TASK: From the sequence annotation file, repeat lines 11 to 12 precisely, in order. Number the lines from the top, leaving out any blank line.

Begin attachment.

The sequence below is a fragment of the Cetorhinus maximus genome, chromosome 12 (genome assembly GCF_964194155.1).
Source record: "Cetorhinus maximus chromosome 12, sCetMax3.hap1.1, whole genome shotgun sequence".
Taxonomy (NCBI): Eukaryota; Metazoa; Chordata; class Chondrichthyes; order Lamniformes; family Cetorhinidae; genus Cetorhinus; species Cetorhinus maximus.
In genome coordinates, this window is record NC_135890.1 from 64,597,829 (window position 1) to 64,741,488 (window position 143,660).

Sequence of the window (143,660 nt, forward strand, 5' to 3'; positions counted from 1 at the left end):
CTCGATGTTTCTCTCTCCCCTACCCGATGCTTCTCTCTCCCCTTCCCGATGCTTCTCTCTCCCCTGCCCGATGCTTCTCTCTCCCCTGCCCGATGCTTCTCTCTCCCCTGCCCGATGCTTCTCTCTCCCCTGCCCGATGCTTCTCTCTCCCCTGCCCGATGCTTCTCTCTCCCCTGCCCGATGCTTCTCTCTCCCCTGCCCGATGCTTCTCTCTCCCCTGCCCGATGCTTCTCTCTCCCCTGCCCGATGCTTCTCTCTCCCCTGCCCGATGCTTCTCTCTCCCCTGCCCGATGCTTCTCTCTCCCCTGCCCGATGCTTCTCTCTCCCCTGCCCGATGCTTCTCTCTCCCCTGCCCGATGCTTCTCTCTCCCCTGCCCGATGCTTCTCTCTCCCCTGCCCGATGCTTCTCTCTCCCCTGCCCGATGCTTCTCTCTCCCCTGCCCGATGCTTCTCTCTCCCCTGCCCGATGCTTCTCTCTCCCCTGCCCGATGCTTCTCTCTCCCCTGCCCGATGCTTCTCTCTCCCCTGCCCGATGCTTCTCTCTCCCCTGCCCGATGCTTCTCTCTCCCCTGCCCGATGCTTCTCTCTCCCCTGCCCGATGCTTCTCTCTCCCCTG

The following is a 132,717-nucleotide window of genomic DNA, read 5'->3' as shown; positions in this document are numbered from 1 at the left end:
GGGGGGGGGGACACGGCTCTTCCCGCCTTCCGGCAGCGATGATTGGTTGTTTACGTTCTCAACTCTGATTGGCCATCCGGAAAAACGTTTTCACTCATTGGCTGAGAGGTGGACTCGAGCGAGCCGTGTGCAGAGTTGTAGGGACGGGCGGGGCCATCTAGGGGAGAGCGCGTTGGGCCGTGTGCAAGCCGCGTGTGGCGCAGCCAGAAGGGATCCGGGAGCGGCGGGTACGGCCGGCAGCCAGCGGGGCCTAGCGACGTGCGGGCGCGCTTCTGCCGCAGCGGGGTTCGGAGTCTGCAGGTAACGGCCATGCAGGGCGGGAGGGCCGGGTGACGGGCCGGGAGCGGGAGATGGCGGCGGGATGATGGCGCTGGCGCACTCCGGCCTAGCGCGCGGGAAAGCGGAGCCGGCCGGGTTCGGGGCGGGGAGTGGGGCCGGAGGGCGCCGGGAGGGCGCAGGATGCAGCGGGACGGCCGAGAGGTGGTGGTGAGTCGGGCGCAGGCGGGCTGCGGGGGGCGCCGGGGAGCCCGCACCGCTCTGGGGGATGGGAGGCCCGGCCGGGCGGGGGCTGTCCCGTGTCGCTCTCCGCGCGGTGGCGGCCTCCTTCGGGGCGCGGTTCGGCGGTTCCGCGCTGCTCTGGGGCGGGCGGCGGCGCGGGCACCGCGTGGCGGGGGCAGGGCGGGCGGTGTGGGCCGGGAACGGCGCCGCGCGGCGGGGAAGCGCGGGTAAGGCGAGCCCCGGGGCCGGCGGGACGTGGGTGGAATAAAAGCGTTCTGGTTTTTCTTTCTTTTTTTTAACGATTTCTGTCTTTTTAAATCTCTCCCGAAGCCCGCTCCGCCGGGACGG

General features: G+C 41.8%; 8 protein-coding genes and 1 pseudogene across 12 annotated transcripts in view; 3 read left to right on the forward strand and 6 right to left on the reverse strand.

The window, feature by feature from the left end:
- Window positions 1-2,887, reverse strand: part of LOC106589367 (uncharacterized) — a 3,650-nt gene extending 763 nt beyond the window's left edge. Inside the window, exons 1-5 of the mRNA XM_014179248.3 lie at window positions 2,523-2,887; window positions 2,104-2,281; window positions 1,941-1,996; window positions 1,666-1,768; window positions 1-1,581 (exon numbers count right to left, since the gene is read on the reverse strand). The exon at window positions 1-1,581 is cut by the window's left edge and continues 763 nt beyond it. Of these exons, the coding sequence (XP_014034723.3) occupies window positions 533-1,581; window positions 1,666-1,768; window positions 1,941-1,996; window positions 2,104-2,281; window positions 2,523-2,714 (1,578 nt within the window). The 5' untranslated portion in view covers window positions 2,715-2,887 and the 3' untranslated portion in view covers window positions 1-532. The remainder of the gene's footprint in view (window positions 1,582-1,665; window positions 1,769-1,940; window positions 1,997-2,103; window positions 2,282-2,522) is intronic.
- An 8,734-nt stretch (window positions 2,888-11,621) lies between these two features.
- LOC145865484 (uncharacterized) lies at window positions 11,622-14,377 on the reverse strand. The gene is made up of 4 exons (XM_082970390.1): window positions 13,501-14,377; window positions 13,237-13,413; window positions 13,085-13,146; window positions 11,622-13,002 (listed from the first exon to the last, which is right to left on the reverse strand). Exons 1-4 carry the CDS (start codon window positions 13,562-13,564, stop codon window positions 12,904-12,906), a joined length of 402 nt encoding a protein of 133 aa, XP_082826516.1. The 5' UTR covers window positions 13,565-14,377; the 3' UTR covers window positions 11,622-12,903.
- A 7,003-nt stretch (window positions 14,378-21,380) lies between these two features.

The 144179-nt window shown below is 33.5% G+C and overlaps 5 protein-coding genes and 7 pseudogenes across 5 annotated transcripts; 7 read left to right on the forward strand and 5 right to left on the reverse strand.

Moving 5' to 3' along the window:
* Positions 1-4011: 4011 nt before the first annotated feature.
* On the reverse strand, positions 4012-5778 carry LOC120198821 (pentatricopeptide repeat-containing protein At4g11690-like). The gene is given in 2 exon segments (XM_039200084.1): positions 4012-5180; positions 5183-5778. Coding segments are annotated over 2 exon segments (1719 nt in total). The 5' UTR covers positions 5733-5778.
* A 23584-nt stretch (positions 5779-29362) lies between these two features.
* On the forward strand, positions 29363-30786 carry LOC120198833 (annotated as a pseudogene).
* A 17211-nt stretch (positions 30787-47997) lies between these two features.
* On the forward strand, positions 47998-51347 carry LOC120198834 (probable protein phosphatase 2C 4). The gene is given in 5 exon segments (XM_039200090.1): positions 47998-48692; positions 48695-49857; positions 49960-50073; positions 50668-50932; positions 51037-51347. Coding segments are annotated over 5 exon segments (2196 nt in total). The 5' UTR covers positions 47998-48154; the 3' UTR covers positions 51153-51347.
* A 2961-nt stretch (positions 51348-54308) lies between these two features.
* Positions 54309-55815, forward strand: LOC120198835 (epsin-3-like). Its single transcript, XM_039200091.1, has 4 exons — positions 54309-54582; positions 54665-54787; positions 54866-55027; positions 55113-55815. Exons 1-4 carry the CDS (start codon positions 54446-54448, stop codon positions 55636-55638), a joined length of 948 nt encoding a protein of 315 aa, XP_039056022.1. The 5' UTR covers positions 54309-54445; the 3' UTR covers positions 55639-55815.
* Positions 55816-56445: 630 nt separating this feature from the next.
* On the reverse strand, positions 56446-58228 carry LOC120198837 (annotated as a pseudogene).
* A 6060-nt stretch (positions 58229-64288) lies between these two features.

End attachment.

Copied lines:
- Window positions 1-2,887, reverse strand: part of LOC106589367 (uncharacterized) — a 3,650-nt gene extending 763 nt beyond the window's left edge. Inside the window, exons 1-5 of the mRNA XM_014179248.3 lie at window positions 2,523-2,887; window positions 2,104-2,281; window positions 1,941-1,996; window positions 1,666-1,768; window positions 1-1,581 (exon numbers count right to left, since the gene is read on the reverse strand). The exon at window positions 1-1,581 is cut by the window's left edge and continues 763 nt beyond it. Of these exons, the coding sequence (XP_014034723.3) occupies window positions 533-1,581; window positions 1,666-1,768; window positions 1,941-1,996; window positions 2,104-2,281; window positions 2,523-2,714 (1,578 nt within the window). The 5' untranslated portion in view covers window positions 2,715-2,887 and the 3' untranslated portion in view covers window positions 1-532. The remainder of the gene's footprint in view (window positions 1,582-1,665; window positions 1,769-1,940; window positions 1,997-2,103; window positions 2,282-2,522) is intronic.
- An 8,734-nt stretch (window positions 2,888-11,621) lies between these two features.